Recently renovated Fountain of Trevi, Rome

The Fountain of Trevi, Rome

There is nothing quite like the freedom of a road trip, trundling along to wherever serendipity takes you. Perhaps more than any other country, driving across Italy lends itself to this type of exploring. The ever-changing succession of remote hill towns, winding mountain roads, coastlines, and castles ensures that there is always something new to see.

View of the Colosseum from the Hotel Palazzo Manfredi

The Colosseum by night

Our trip is ambitious – driving across Italy in a month, from Rome north to Tuscany and Liguria, from Liguria south along the Adriatic coastline, through Le Marche and the Abruzzo into Puglia before heading back to Rome. As winners of a seven-day Auto Europe Road Trip Sweepstakes (which is part of this journey), there are three specific locations we must visit – Rome, Camogli (Liguria) and Puglia. For the rest, we wander freely, visiting iconic landmarks and unknown corners, sampling the various regional cuisines, and enjoying life on the road.

ROME

The adventure starts in Rome on a beautiful sunny autumn day. No matter how many times we visit the city, there is always something new to discover or revisit. This time, recent renovations to the Trevi Fountain, Spanish Steps, Circus Maximus and other iconic treasures make Rome shine.

Our hotel, the ultra-luxurious Palazzo Manfredi, overlooks the newly restored Colosseum. From its rooftop Michelin-starred restaurant, Aroma, spectacular sunrise and sunsets over the ancient arena, as well as mouthwatering cuisine, are a treat.

Sunrise over Monteriggioni

Hilltop town of Monteriggioni, Tuscany

A food walking tour of Trastevere (part of the prize) takes us through cobblestone streets with ivy-covered buildings to the neighborhood where the traditions of Roman cuisine are still preserved. Along the way, we stop at a restaurant/wine bar with a cellar that is 150 years older than the Colosseum, a trattoria with an eclectic menu and mismatched chairs, a shop specializing in pork sausages and a hole-in-the-wall selling Roman street food — fried rice balls and pizza! A cookie bakery and a gelateria round out the walk and our “meal.”

TUSCANY

Driving out of Rome is an adventure all on its own; however, we eventually find ourselves heading north to Monteriggioni. This spectacular Tuscan hill town near Siena is entirely surrounded by a wall, protected with 14 watchtowers. We make this our base for a week exploring the iconic areas of the Crete Senesi and Val d’Orcia, the wine country around Montepulciano and the Strada Chiantigiana between Siena and Florence, including a stop at the Castello di Verrazzano (home of the famous explorer) near Greve.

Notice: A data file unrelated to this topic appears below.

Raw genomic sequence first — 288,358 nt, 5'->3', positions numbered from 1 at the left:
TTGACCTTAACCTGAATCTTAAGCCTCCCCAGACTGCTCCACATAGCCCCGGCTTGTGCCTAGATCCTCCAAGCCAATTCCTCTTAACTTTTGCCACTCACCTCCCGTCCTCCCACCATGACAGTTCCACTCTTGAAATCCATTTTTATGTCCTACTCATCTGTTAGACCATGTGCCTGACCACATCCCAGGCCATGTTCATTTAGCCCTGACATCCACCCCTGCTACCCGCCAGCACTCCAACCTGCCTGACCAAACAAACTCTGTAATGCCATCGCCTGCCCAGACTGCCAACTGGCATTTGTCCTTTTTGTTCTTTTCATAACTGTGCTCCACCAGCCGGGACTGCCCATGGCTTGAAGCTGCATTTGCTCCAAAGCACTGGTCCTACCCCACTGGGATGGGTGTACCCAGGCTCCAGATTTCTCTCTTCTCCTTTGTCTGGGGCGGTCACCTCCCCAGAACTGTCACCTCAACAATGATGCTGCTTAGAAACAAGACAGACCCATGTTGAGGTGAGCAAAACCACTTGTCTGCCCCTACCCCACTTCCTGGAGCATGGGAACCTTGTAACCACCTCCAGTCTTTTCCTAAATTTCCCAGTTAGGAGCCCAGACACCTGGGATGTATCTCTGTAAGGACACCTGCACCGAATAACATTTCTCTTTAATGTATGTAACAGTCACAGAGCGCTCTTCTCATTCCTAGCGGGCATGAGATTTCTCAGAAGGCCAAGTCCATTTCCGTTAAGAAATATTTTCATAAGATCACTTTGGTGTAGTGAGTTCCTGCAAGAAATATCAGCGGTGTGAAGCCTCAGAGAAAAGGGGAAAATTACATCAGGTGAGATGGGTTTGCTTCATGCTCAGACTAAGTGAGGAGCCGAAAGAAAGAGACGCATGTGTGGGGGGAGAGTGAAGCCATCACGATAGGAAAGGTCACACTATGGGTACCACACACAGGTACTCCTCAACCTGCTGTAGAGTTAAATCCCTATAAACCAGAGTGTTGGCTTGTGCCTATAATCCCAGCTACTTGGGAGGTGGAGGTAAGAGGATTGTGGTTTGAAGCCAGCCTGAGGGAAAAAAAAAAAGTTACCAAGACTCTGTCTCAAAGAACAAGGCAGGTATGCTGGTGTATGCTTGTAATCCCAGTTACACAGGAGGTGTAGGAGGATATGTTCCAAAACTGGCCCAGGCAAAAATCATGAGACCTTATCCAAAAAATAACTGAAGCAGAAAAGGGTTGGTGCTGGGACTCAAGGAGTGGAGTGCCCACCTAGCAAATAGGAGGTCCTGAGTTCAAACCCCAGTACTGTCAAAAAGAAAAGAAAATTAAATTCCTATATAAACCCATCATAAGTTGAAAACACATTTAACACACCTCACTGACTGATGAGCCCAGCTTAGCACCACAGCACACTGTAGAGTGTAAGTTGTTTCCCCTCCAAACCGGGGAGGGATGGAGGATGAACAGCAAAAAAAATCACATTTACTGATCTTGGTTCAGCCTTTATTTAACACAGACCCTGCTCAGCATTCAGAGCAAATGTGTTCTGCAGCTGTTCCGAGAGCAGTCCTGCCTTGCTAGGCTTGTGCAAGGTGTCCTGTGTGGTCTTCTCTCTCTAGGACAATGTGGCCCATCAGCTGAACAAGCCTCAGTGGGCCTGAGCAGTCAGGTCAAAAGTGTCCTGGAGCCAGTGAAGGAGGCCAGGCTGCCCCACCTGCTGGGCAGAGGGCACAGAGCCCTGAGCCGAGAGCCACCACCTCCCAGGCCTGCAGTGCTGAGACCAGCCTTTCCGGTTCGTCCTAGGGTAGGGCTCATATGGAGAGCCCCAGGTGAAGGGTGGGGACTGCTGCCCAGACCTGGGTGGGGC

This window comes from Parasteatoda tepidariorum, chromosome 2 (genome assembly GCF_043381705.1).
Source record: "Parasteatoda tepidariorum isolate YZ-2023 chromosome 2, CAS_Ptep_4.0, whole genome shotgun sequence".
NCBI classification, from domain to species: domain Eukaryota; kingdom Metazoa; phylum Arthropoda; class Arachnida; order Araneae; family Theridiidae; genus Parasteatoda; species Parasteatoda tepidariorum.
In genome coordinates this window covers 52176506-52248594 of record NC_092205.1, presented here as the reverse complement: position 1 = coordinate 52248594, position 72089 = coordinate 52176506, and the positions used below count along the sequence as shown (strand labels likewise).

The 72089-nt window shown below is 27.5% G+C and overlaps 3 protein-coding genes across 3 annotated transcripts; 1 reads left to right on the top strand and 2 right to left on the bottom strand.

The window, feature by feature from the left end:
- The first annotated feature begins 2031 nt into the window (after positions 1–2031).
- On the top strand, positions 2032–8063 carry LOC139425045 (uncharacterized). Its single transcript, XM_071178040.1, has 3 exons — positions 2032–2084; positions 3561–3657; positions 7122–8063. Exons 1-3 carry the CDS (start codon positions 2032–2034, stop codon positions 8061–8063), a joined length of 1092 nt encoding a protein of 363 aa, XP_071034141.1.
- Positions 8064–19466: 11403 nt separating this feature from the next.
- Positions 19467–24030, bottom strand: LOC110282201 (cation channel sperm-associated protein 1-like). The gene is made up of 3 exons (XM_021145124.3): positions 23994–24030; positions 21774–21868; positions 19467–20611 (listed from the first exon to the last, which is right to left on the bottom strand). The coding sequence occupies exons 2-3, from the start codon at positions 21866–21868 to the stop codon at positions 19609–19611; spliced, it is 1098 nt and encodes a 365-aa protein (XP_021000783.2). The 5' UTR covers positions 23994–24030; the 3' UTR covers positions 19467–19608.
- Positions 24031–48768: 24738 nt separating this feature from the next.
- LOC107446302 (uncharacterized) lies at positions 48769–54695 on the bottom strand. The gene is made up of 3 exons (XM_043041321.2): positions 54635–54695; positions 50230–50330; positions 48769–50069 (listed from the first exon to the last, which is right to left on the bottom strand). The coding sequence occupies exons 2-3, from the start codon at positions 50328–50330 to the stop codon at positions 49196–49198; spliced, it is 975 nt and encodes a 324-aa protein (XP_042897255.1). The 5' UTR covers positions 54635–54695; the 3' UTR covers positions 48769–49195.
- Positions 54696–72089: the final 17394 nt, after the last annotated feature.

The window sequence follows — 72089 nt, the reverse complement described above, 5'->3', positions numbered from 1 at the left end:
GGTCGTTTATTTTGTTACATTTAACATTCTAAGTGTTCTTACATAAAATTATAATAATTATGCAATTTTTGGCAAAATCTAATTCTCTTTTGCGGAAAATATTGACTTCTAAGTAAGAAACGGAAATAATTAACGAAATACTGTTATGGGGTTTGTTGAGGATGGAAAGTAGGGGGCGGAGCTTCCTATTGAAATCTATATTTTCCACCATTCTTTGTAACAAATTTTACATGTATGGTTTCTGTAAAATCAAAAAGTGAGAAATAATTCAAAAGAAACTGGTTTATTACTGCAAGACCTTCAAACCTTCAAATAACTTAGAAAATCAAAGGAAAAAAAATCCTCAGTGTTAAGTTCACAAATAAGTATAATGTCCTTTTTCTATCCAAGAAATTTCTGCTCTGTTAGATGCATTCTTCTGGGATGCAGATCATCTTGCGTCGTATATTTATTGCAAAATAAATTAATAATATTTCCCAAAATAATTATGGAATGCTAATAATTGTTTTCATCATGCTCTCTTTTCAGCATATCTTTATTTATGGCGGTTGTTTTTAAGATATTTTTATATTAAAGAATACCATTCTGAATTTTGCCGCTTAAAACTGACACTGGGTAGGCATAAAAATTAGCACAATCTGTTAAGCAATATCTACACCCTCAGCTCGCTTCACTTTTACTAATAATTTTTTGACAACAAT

Iconic image of Pienza, Tuscany

Pienza, Tuscany

LIGURIA

From Monteriggioni the road takes us northwest towards Genoa. South of the city, the Riviera di Levante (Sunrise Coast) with its cliffs and bays is home to picturesque towns and villages. A hair-raising drive down the cliff road leads to the charming Cenobio Dei Dogi Hotel in Camogli. Its terrace overlooking the sea is the perfect spot to enjoy an evening aperitivo as the sun dips into the Mediterranean. Steps lead down to the beach where the water is warm enough to swim, even in October.

From here, a short walk along the colorful seafront promenade takes us to the harbor where ferries leave for Portofino, the quintessential, most luxurious, coastal village favored by the rich and famous, whose super yachts dot the harbor.

An aperitivo at sunset, Camogli

Camogli from the porch of Cenobio dei Dei

Just south of Camogli are the legendary Cinque Terre – five dramatic medieval cliff-top villages accessible only by train, ferry or on foot. Basing ourselves at the Hotel Pasquale, a delightful family-run residence on the edge of the harbor in Monterosso al Mare, we hike to the village of Vernazza and take the train to Manarola, Riomaggiore and Corniglia. Each has its special charms, and it is difficult to tear oneself away from the magnificent vistas.

ABRUZZO

From Camogli the road leads all the way east, to the province of Abruzzo, one of the least known in Italy. Its national parks, high mountains, deserted hilltop hamlets, medieval villages, coastal towns, and castles provide some of the most spectacular panoramas in Italy.

One of the five medieval villages of the Cinque Terre

Vernazza in the Cinque Terre of Liguria

In the mountaintop village of Civitella del Tronto, we are the only guests at the Hotel Zunica, housed in a 17th-century building under the brooding walls of the Fortezza, the largest medieval fortified castle in Europe. The views from our room extend from the Grand Sasso Mountain to the blue Adriatic coastline, shimmering in the morning sunlight.

Considered to be one of the best in the province, the hotel restaurant serves a menu that changes with the seasons. A private three-day cooking school provides a hands-on experience shopping for fresh ingredients and then working with the chef to prepare dinner.

The hilltop town of Civitella del Tronto, Abruzzo

Civitella del Tronto

LE MARCHE

Most recently in the news because of the spate of earthquakes that have devastated part of this area, Le Marche is another of Italy’s lesser-known regions filled with national parks, medieval villages, castles and a rich history. For us, it is a day-trip to visit the picturesque town of Ascoli Piceno.

Located on the banks of the Tronto and Castellano rivers, Ascoli Piceno is even older than Rome. Known as the ‘City of 100 towers,’ 50 medieval structures still stand over the “City of Marble,” with its expansive piazzas and unique architecture.